Two of Sports Direct’s biggest independent investors have offloaded their entire or part of their stake in the business amid concerns over corporate governance issues.
According to The Guardian, Standard Life sold its entire 5.8 per cent holding while Aviva sold down its stake.
Standard Life was Sports Direct’s largest independent investor and, along with Aviva, it has been vocal critics of the Mike Ashley-owned retail business.
The news comes as some fund managers questioned if Sports Direct was incapable of addressing its corporate governance issues, such as excessive pay rewards, allegations of poor treatment of workers, and Ashley’s dominance.
The investors’ withdrawals also comes just days before Sports Direct’s annual general meeting (AGM) and two weeks after the retailer recorded plummeting profits of 58% in its full-year report.
READ MORE: Sports Direct profit plummets 58%
The future of chairman Keith Hellawell is also up in the air, as he had promised earlier this year that he would resign if the majority of independent shareholders did not back his re-election and the AGM.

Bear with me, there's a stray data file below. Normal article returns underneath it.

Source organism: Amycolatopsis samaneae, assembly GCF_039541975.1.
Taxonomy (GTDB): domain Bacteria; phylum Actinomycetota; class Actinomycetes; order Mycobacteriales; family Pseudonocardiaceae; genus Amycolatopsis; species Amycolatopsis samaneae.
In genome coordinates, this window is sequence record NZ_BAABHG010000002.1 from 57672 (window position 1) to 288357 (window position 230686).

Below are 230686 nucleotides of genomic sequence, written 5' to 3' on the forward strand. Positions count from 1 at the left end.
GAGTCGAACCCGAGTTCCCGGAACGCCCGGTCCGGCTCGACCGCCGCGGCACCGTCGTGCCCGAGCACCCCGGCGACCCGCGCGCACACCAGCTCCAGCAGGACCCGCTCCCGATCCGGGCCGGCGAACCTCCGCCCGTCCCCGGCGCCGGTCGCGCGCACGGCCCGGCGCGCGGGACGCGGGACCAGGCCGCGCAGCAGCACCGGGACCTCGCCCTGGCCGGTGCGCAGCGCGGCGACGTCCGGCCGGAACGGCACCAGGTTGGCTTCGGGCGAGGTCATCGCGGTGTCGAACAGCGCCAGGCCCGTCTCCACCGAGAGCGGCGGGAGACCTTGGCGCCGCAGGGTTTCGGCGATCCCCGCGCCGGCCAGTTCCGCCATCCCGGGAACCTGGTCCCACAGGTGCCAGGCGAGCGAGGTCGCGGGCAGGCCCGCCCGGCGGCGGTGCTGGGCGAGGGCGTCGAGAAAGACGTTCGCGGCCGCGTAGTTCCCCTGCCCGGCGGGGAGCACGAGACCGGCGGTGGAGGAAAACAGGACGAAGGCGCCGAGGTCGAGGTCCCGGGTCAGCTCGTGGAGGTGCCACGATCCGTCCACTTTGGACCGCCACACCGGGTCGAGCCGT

Despite this, Sports Direct has taken a series of steps to address its problems.
According to its annual report, staff are now able to give feedback online and flag issues of concern, workers at the retailer’s from Shirebrook warehouse can now liaise with management director in monthly meetings, a new health and wellbeing service for staff has been launched, and English lessons for many of the employees at Shirebrook have been introduced.
“We have made positive progress across the business as we continue to strive to ensure that all our people are treated with dignity and respect,” Hellawell said.
“FY17 has been a transitional year for the company and for our people. It is my firm belief that Sports Direct is a company of which Britain can rightly feel very proud.
“I hope that the progress we have made over the last 12 months will be taken into account by shareholders prior to the next shareholder vote at our AGM in 2017.”